Possible Issues to look out for in the party primaries include:

Political Exclusion: high cost of nomination forms by both the APC and PDP remains worrisome as it maintains the trend of money determining the aspirants in a primary rather than qualification, capacity, competence and manifesto for the candidates. The cost of nomination is therefore the first screening grounds to exclude on grounds of financial strength especially for young aspirants and women.

Commercialization of the votes: Beyond the cost of nomination is also the role money will play in determining the votes of the delegates. With money becoming a determining factor already, the cost of a delegate’s vote will not be decided by the delegates conviction of an aspirant capacity but in his/her interest in bargaining the best price for the vote. The cost for each vote may be a huge burden on aspirants with less financial strength.

Intra-Party Conflict and threat of Electoral Violence: Both the APC and PDP have opted to adopt the indirect primaries for their party primaries with different aspirants in the APC for instance, questioning the decision for the process of primaries adopted by the party leadership. Beyond that is the wrangling’s already existing within the parties in the pre-primaries phase already creating a politically tensed atmosphere. The ability of the party leadership to manage and balance the interests for different top individuals seeking to clinch the party ticket will be a significant factor in quelling post-primaries conflict. In addition, the willingness to comply and the level of compliance by the political parties with the party guidelines, INEC Guideline for the conduct of Primaries, the Electoral Act and conducting transparent primaries will play a significant role in reducing the tendency of violence during the primaries, post-primaries conflict and also the number of pre-election matters in court.

Troubled times for women in politics- The primaries for the different political parties will also be determining the number of female candidates to contest in both elections. The APC and PDP have only 1 female aspirant each, but as more parties plan for their primaries, there may be hope that more female aspirants will contest. However, the question is whether we will have women emerging as candidates in both states from parties contesting in the election. Will Political parties be willing to support female candidates in the 16 November 2019 governorship elections in Bayelsa and Kogi states?

Cynthia Mbamalu is a devoted Human Rights and Gender advocate and Program Manager of YIAGA AFRICA

Read More
09 Aug


The leadership of the Bayelsa State Council of the Nigeria Union of Journalists (NUJ), has expressed it readiness to collaborate with genuine interest groups and NGO’s whose goal is to ensure free, fair, credible and peaceful Gubernatorial election in the state.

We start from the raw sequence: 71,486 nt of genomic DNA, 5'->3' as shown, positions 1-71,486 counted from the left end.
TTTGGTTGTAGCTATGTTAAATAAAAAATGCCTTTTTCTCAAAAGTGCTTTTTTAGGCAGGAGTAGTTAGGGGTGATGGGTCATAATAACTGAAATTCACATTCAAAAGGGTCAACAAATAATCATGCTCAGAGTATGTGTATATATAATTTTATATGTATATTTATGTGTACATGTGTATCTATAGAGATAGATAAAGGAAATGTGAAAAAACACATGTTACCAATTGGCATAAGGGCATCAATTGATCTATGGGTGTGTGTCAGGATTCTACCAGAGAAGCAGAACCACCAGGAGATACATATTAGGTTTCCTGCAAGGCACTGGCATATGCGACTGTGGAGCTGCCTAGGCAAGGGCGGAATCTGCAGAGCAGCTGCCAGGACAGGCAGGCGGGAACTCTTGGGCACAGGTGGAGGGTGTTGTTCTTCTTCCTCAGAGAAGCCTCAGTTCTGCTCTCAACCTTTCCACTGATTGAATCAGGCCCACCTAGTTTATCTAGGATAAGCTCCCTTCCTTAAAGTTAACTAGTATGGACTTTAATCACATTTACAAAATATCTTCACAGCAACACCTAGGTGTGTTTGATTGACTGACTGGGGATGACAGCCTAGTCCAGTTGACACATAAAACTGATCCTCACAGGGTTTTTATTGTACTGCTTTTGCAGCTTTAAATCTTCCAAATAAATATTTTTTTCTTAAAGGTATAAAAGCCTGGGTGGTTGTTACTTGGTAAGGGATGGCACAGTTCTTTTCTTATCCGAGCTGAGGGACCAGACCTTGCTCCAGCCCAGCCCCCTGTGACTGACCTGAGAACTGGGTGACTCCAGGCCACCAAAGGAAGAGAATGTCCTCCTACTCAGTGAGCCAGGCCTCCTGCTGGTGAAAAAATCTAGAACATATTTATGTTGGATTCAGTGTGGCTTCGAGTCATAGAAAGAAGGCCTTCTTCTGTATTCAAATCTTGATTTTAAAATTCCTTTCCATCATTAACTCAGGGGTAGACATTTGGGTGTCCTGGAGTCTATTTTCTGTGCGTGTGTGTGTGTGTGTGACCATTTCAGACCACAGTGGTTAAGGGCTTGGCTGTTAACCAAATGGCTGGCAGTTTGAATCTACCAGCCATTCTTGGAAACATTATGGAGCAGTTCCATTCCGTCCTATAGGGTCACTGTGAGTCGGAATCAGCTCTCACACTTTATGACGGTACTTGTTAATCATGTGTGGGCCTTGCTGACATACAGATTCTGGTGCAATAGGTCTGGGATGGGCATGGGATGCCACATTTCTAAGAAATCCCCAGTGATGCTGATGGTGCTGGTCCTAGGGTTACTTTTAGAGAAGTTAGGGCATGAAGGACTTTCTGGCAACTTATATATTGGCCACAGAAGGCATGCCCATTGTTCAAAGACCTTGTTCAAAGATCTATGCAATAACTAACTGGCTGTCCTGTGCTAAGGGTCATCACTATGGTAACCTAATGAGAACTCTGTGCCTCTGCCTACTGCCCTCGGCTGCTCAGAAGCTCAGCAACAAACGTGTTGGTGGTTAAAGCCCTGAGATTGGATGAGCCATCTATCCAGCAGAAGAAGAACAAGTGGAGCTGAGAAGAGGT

The Council Chairman, Comrade Samuel Numonengi disclosed this when the leadership of YIAGA AFRICA, a Non Governmental Organization whose sole responsibility is to monitor elections with the aim to promote democratic principles in Africa paid him a courtesy visit in his office at the Ernest Ikoli Press Centre in Yenagoa.

Comrade Numonengi said already the leadership of the union in the state has constituted a committee on Election Monitoring and Safety of Journalists and urged the group to work with the committee to ensure a violence free polls in the state.

He said the union will continue to partner with the group particularly in youth enlightenment and publicity as it has done in previous elections and urged the group not to compromise their principles to any individual or political party.

Earlier, the leader of the group, Cynthia Mbamalu who is the project Director for South South, said they were in the Chairman’s office to seek areas of collaboration with the NUJ whose role is critical to the promotion of peaceful and credible elections.

She said YIAGA AFRICA is an electoral monitoring group nick named WATCHING THE VOTE PROJECT, which entails systematic observation of the electoral process in order to promote electoral integrity and eventually boost the people’s confidence.

She noted that YIAGA AFRICA would deploy accredited observers to all the polling units in the local government areas of the state to provide accurate and timely information on the electoral process.

According to her, YIAGA AFRICA is a non partisan and an independent organization that is guided by the electoral laws and guidelines of the country and works towards the promotion of accountability, social justice and credible elections.


Ogio Ipigansi

Secretary NUJ Bayelsa State Council.

Read More